From the glaciers to the lakes, discover ski mountaineering in Trentino
Towering peaks, precipitous cliff walls, vast expanses of unspoiled snow: a whole world in just a few kilometres
Descend through steep and narrow cracks between the sheer walls of the Italian Alps, then climb back up along high-altitude glaciers, where traces of the Great War can still be seen. Venture onto the uninhabited slopes of a mountain chain, or leave your own tracks in the snow on the mountains overlooking Lake Garda, where you’ll feel like you’re skiing on a Norwegian fjord.
This is what Trentino means to lovers of ski mountaineering: a rich “tapestry of experiences” where you can put yourself to the test in completely different ways at sites that are just a few dozen kilometres apart, basing your choice of destination partly on the season.
In Western Trentino, altitude is everything: Presanella is the highest peak located entirely within Trentino, at almost 3,600 metres, but it is possible to climb even higher in the Stelvio National Park at the borders with Lombardy and Alto Adige, by passing through Valle di Peio towards Monte Vioz, Palon de la Mare and Cevedale, at an altitude of over 3,700 metres.
These are long, arduous, but immensely rewarding expeditions which should be tackled during spring, when the days are long and the snow is stable, ideally in the company of a guide.
In Eastern Trentino, the Italian Alps can offer high-altitude enthusiasts the Marmolada peak. Ascend from the Fedaia Pass along the glacier towards Punta Rocca (more accessible) or Punta Penia (for skilled mountaineers) to admire all the surrounding mountains from on high (over 3,300 metres, to be precise).
Lovers of freeriding should try Sass Pordoi: from the Pordoi Pass, a cable lift brings skiers to the Rifugio Maria mountain hut, where they can return to Valle di Fassa via a long descent through the wilderness of Val Lasties.
Further south, along the slopes that lead to Cima Bocche and Cima Juribrutto, the memory of the Great War makes itself felt once more along the crests where Austrian and Italian soldiers came face to face.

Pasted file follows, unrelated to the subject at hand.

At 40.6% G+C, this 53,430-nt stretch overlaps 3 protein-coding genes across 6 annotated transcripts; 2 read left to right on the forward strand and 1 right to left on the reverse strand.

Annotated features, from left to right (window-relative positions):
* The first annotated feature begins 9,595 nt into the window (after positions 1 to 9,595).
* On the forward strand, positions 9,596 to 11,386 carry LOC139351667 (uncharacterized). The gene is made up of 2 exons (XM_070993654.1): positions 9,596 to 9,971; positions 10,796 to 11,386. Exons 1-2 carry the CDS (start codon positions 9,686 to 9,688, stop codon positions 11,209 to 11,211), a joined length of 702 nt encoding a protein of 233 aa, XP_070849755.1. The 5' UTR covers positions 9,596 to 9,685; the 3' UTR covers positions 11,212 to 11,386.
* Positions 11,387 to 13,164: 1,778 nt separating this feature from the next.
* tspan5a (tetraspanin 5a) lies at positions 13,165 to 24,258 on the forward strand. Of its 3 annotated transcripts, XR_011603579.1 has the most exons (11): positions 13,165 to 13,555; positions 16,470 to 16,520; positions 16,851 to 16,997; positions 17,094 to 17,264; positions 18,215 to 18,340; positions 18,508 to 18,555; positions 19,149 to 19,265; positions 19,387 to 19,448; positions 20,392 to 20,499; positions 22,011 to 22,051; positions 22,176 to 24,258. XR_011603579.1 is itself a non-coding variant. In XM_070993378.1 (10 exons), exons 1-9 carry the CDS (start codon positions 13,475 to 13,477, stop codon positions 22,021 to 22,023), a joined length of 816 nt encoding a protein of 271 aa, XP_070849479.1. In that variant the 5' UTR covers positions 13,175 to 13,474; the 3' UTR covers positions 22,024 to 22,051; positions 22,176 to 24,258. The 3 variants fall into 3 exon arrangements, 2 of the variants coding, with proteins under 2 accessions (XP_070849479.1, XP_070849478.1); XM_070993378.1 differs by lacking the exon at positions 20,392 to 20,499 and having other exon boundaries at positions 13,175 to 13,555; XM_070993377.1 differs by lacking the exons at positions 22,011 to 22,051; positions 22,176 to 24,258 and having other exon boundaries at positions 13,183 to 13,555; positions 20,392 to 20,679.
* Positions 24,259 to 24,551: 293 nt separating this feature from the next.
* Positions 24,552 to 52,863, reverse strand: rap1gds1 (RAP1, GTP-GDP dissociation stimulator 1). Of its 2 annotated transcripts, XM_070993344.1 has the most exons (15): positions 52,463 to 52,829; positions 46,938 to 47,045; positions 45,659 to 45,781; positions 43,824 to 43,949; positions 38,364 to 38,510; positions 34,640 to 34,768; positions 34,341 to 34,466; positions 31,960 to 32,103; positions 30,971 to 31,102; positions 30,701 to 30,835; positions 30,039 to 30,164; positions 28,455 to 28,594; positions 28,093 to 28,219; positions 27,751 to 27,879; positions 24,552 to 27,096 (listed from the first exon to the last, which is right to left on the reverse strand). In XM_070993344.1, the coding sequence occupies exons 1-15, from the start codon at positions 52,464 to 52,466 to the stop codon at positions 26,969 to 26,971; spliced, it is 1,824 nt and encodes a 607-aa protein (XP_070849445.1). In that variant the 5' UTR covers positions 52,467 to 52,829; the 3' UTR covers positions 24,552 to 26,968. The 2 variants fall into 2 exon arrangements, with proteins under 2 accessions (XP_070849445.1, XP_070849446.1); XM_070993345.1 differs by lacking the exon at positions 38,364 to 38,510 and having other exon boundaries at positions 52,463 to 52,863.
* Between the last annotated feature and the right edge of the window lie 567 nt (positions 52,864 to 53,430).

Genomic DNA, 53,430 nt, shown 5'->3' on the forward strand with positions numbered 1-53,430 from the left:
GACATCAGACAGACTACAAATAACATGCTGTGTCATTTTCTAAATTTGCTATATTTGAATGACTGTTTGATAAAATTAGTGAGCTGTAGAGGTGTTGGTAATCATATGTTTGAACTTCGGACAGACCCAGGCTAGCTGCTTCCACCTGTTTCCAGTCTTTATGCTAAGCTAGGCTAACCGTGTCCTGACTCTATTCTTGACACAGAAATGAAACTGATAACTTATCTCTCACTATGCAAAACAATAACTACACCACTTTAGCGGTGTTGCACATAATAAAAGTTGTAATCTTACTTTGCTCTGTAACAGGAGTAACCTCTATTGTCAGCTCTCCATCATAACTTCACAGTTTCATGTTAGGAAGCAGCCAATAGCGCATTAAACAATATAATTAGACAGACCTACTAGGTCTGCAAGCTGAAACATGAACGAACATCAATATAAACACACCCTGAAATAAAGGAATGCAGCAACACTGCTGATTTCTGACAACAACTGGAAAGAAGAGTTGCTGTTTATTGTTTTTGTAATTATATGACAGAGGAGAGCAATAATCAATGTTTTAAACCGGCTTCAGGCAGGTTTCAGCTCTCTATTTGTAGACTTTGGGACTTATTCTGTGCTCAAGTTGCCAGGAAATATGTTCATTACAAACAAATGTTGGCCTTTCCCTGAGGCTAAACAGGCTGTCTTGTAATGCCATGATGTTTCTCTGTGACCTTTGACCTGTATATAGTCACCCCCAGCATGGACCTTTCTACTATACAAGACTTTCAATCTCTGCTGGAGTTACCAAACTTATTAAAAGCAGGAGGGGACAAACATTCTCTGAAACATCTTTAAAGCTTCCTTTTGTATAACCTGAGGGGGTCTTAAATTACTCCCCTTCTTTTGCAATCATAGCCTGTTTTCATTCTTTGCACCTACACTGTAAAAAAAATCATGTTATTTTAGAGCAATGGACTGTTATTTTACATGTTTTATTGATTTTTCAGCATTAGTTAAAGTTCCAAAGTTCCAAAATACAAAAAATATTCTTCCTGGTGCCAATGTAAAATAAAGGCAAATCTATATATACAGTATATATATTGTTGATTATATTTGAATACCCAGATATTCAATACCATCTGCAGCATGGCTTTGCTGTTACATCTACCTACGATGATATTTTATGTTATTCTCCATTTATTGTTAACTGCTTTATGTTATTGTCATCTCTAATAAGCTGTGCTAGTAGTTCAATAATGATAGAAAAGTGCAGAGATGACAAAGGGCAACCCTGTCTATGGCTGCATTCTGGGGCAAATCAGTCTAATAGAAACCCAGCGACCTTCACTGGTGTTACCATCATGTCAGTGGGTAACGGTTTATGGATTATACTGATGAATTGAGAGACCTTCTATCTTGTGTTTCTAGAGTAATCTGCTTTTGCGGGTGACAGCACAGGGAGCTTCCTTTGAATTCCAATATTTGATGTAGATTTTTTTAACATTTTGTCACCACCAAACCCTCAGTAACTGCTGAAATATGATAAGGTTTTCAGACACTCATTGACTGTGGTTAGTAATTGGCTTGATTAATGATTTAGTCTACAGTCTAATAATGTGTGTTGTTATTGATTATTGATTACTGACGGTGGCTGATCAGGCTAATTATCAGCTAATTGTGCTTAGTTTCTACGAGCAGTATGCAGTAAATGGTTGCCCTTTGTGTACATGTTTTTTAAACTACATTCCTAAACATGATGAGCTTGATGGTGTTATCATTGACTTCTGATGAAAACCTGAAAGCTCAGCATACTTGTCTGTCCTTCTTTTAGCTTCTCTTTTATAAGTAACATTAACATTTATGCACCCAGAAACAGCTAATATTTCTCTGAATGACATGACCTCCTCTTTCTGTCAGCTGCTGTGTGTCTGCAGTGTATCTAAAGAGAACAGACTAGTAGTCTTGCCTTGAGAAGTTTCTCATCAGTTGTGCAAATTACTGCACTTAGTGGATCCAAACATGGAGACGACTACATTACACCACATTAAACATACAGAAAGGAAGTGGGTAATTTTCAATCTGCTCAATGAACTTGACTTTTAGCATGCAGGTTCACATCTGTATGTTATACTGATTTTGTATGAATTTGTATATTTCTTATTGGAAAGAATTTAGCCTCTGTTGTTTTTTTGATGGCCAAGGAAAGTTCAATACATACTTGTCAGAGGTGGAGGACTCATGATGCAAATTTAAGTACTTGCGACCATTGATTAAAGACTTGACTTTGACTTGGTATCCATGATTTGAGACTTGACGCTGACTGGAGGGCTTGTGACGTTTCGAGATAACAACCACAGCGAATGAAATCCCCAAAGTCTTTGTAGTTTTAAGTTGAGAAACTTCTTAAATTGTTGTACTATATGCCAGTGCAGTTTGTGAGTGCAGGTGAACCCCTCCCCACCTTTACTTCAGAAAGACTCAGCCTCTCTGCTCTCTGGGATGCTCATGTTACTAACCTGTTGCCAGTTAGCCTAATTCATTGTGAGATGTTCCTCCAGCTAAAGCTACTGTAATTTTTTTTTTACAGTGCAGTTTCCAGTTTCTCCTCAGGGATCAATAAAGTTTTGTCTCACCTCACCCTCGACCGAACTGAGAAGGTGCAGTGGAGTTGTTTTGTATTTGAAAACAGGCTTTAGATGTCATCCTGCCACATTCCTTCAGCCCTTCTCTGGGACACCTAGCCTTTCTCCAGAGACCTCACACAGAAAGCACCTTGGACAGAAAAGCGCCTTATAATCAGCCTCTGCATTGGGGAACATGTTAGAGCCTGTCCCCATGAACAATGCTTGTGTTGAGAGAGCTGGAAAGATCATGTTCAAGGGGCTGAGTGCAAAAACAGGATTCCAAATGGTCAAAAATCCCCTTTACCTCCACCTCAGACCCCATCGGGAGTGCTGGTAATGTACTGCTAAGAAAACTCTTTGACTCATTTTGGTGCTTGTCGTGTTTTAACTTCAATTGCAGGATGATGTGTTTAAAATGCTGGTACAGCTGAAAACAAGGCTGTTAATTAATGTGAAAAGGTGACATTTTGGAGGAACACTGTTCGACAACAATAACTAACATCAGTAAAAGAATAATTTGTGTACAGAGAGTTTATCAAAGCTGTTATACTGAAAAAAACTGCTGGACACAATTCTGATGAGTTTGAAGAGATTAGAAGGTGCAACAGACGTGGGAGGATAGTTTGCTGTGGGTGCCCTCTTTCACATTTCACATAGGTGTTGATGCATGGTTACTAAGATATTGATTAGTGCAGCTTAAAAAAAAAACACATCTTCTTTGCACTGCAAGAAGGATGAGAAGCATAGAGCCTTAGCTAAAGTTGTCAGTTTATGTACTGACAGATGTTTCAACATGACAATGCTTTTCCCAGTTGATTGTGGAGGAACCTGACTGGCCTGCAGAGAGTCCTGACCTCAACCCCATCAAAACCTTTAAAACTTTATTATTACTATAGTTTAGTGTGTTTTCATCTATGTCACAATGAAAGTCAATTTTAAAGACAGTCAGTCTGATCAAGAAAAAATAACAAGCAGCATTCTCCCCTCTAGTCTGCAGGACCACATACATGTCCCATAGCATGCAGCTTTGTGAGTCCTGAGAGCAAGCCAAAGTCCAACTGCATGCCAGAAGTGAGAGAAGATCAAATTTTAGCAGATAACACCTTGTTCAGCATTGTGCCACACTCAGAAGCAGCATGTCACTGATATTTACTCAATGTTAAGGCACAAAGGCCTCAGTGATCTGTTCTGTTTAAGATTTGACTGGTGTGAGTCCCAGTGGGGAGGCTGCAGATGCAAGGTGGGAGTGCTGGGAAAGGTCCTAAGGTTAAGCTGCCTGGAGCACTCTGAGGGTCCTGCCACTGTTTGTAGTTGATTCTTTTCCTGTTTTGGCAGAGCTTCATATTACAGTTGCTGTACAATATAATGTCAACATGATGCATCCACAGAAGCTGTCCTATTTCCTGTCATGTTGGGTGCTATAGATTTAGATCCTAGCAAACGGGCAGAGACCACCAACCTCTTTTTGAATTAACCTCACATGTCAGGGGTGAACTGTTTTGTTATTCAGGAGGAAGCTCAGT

Climb into the grounds of the Paneveggio Park, slightly above Predazzo, crossing slopes that are accessible to many skiers and where ski mountaineering can be practised even in the depths of winter, with a spectacular view of the Pale di San Martino.
For those who dream of crossing the rocky plateaus of the Pale, which take on the appearance of a white desert in wintertime, the classic destination is Cima Fradusta, perhaps taking the Rosetta cable lift from San Martino di Castrozza to shorten the journey.
The wild Lagorai
For lovers of wide-open, unspoiled landscapes, the Lagorai is a vast mountain chain of porphyry and granite stretching from the Rolle Pass to the Piné Plateau: at its eastern end lie the unusually-named Monte Fravort and Monte Gronlait, looming over a valley with accessible slopes and sweeping panoramas, where the Mòcheno language is spoken.
More challenging is Cima d’Asta, in the deepest heart of the Lagorai chain, where the altitude reaches almost 2,800 metres and the difficulty increases accordingly.
Snow and lake
Climbers on Palon (Monte Bondone) enjoy a direct view over the city of Trento, while those on Monte Altissimo and Monte Stivo in Lower Trentino can ski overlooking Lake Garda. From up here, the lake looks just like a Norwegian fjord, with a surprising juxtaposition of snow and Mediterranean vegetation on the shores of the lake.
This is Trentino, where just a few hours (by car) are all that separate a descent on a glacier from a dip in the lake, all in the same day.